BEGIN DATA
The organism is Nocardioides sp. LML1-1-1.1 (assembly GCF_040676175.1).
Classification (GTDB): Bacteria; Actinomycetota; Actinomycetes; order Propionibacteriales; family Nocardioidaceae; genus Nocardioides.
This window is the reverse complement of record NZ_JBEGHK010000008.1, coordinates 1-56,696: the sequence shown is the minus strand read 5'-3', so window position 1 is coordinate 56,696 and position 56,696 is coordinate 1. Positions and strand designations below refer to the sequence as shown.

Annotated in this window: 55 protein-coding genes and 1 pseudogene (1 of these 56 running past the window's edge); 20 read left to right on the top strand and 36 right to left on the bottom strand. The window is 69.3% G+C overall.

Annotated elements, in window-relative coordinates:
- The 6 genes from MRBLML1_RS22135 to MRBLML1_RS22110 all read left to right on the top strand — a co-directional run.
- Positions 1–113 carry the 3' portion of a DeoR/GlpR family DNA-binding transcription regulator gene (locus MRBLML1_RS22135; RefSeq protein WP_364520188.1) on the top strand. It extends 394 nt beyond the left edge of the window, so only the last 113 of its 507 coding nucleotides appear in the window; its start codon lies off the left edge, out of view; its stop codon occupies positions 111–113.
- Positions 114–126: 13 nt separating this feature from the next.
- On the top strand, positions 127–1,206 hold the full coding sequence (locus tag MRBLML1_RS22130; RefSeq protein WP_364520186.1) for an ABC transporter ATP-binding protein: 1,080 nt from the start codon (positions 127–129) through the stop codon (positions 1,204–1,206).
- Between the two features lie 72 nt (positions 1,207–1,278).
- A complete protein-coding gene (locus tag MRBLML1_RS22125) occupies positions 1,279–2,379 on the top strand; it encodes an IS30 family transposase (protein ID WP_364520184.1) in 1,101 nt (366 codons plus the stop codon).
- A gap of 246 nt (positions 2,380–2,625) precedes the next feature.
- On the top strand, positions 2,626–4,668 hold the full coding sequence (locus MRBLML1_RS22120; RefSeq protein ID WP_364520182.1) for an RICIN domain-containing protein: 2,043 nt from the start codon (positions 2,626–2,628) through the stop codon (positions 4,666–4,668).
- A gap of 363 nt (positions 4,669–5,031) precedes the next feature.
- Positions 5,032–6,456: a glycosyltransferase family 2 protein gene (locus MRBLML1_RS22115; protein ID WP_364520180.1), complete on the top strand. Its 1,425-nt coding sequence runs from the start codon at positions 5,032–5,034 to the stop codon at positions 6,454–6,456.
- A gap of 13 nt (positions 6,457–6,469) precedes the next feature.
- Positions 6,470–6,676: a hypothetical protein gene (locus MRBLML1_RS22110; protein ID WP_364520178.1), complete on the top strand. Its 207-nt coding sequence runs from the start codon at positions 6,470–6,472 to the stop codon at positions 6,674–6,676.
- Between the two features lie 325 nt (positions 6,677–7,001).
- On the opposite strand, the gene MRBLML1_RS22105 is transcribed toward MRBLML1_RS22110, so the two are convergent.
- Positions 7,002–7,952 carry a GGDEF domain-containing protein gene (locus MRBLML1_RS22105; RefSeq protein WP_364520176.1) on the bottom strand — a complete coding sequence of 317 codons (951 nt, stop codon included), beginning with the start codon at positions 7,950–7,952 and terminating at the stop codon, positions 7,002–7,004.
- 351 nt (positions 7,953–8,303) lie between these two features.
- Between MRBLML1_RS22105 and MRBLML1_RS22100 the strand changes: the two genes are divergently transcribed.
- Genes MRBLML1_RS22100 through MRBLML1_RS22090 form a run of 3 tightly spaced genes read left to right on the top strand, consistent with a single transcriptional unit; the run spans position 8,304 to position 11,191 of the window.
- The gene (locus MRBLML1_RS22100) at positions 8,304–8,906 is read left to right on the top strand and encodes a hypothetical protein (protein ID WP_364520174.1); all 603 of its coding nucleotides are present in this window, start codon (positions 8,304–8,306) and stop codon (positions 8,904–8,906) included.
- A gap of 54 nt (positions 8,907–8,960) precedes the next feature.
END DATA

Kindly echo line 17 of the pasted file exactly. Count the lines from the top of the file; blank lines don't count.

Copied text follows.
- Positions 6,470–6,676: a hypothetical protein gene (locus MRBLML1_RS22110; protein ID WP_364520178.1), complete on the top strand. Its 207-nt coding sequence runs from the start codon at positions 6,470–6,472 to the stop codon at positions 6,674–6,676.